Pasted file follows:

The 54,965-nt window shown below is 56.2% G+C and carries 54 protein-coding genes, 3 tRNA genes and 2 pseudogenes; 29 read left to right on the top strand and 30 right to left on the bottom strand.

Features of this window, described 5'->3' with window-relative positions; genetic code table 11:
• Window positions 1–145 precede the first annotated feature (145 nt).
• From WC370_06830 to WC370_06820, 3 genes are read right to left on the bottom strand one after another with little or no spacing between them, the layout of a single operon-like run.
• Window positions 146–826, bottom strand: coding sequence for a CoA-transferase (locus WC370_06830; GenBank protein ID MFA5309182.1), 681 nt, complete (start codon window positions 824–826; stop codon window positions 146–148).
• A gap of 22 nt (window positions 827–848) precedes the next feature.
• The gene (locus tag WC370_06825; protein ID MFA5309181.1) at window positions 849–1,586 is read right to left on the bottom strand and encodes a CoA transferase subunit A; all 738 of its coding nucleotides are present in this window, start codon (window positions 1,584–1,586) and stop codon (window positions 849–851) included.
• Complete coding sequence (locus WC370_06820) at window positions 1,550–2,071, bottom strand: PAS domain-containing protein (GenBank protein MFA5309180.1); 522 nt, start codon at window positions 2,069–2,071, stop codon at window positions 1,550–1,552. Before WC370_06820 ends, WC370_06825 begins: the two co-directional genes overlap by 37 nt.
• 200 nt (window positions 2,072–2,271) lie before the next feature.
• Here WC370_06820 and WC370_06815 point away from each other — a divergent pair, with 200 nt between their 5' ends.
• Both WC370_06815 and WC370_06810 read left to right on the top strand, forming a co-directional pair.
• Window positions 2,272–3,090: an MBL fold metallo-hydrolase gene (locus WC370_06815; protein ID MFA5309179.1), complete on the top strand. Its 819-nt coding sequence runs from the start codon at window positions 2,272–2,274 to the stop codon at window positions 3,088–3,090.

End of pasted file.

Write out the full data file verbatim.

The 54,965-nt window shown below is 56.2% G+C and carries 54 protein-coding genes, 3 tRNA genes and 2 pseudogenes; 29 read left to right on the top strand and 30 right to left on the bottom strand.

Features of this window, described 5'->3' with window-relative positions; genetic code table 11:
• Window positions 1–145 precede the first annotated feature (145 nt).
• From WC370_06830 to WC370_06820, 3 genes are read right to left on the bottom strand one after another with little or no spacing between them, the layout of a single operon-like run.
• Window positions 146–826, bottom strand: coding sequence for a CoA-transferase (locus WC370_06830; GenBank protein ID MFA5309182.1), 681 nt, complete (start codon window positions 824–826; stop codon window positions 146–148).
• A gap of 22 nt (window positions 827–848) precedes the next feature.
• The gene (locus tag WC370_06825; protein ID MFA5309181.1) at window positions 849–1,586 is read right to left on the bottom strand and encodes a CoA transferase subunit A; all 738 of its coding nucleotides are present in this window, start codon (window positions 1,584–1,586) and stop codon (window positions 849–851) included.
• Complete coding sequence (locus WC370_06820) at window positions 1,550–2,071, bottom strand: PAS domain-containing protein (GenBank protein MFA5309180.1); 522 nt, start codon at window positions 2,069–2,071, stop codon at window positions 1,550–1,552. Before WC370_06820 ends, WC370_06825 begins: the two co-directional genes overlap by 37 nt.
• 200 nt (window positions 2,072–2,271) lie before the next feature.
• Here WC370_06820 and WC370_06815 point away from each other — a divergent pair, with 200 nt between their 5' ends.
• Both WC370_06815 and WC370_06810 read left to right on the top strand, forming a co-directional pair.
• Window positions 2,272–3,090: an MBL fold metallo-hydrolase gene (locus WC370_06815; protein ID MFA5309179.1), complete on the top strand. Its 819-nt coding sequence runs from the start codon at window positions 2,272–2,274 to the stop codon at window positions 3,088–3,090.